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Cranberries and wild blueberries treated with gastrointestinal enzymes positively modify glutathione mechanisms in Caco-2 cells in vitro

Posted: 
September 15, 2013
Authors: 
Slemmer JE, Livingston-Thomas JM, Gottschall-Pass KT, Sweeney MI
Journal: 
J Food Sci 78(6):H943-7
Abstract:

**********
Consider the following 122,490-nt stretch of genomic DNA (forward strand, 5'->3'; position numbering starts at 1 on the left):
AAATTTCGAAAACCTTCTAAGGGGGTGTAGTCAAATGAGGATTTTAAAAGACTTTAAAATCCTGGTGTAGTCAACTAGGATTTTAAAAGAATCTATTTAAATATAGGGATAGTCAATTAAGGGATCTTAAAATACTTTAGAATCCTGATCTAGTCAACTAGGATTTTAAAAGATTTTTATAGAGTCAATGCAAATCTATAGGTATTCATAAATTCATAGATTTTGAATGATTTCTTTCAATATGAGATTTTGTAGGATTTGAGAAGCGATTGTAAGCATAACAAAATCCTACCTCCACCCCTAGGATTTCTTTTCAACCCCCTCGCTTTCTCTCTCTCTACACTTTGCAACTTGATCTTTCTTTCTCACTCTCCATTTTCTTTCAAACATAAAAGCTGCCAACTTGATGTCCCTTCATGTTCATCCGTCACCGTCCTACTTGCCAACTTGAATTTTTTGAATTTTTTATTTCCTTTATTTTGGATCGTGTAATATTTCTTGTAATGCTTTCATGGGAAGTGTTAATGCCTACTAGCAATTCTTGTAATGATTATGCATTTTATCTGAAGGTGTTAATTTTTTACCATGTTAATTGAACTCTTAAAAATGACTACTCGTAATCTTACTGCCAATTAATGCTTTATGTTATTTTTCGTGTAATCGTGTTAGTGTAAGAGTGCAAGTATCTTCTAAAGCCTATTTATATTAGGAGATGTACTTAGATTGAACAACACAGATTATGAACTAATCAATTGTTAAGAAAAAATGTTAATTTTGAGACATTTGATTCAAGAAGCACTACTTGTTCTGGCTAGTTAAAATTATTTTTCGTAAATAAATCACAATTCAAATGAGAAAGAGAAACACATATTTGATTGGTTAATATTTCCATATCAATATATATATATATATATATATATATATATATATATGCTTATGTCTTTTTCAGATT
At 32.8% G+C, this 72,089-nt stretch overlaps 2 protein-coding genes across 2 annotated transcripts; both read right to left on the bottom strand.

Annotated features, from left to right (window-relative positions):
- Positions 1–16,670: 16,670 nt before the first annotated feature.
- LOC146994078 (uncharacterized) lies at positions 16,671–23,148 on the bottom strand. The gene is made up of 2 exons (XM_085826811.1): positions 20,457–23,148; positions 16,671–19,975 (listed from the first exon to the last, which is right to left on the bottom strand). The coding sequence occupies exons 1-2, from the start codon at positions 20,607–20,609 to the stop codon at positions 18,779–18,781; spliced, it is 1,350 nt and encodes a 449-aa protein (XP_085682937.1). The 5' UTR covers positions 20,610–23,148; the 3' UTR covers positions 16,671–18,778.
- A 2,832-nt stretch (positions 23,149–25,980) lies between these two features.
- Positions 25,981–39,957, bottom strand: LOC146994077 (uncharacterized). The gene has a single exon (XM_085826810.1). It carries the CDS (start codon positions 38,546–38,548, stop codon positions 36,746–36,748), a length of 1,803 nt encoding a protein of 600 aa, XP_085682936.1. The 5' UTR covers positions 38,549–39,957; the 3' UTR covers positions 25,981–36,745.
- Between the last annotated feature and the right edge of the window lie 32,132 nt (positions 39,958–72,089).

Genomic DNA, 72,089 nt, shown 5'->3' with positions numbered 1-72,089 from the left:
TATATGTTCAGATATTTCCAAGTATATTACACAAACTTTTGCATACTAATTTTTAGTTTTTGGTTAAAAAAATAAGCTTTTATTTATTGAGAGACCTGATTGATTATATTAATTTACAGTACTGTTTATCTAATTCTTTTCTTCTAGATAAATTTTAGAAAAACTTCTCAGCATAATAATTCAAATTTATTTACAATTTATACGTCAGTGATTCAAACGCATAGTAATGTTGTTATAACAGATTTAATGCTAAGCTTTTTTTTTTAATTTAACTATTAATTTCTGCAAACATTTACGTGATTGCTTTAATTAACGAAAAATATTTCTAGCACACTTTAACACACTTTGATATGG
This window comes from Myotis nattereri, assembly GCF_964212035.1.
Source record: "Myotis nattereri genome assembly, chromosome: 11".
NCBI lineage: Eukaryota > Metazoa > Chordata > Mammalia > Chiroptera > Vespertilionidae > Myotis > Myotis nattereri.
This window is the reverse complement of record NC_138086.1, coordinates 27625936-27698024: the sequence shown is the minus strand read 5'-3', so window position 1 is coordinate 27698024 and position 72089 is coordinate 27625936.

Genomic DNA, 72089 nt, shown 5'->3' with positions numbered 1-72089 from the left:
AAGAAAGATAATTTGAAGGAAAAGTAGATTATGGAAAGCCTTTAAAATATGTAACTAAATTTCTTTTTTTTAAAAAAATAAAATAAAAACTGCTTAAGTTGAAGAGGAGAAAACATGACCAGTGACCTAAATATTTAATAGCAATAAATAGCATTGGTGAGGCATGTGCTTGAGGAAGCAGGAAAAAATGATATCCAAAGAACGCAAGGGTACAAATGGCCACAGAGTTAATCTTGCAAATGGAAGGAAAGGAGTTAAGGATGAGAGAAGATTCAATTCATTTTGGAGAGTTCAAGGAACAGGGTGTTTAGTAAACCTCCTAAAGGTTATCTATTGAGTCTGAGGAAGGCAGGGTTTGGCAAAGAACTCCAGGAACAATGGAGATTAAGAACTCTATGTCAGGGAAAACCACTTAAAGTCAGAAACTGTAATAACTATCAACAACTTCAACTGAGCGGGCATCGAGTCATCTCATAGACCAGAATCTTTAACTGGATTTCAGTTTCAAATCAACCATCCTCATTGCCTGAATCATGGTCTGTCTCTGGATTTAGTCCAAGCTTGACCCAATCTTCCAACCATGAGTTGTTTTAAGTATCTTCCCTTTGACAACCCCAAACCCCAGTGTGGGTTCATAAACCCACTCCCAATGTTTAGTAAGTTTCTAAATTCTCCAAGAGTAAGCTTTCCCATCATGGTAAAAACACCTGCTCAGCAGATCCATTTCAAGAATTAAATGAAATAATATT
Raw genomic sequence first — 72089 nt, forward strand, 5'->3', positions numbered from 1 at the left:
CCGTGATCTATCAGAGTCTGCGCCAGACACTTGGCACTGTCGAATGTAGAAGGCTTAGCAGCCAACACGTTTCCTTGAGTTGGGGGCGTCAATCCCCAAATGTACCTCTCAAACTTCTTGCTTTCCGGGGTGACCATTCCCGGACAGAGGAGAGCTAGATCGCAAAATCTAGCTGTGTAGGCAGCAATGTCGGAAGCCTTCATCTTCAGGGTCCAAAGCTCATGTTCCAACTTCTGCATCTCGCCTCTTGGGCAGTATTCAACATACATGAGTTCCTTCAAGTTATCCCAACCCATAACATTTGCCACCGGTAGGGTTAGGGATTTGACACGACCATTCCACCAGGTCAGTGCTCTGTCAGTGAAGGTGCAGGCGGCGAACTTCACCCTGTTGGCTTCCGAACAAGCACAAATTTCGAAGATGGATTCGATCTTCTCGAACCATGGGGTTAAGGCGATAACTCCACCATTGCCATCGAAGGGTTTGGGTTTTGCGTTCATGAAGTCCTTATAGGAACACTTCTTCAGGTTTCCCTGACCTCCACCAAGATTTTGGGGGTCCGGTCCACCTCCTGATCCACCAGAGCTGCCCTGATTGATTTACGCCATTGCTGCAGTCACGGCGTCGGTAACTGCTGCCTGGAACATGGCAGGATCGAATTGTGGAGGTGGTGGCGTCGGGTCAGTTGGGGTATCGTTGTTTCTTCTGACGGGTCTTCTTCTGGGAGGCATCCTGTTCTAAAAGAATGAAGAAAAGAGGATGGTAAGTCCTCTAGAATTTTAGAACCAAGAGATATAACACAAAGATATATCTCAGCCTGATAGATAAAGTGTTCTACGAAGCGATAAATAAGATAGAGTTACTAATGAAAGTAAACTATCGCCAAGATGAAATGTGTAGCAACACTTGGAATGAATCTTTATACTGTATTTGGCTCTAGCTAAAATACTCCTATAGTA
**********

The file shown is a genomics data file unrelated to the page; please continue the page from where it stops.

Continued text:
Beneficial health effects of cranberries (CBs) and wild blueberries (BBs), such as reduced levels of oxidative stress, have been demonstrated in feeding studies. These Vaccinium berries contain high levels of flavonoids; however, the bioavailability of flavonoids is generally low. We investigated the in vitro effects of these berries on intestinal cells, focusing on mitigating oxidative stress and associated reactive oxygen species (ROS). First, we simulated the passage of CB and BB through the gastrointestinal (GI) tract by treating berry homogenates to a battery of digestive enzymes. Then, Caco-2 cells, a model of small intestine epithelial uptake, were exposed to these homogenates for 60 min. Using a cell-free assay, we found that the antioxidant activity in CB homogenates was not affected by these enzymes, but that BB homogenates treated with gut enzymes had 43% lower free-radical quenching activity (P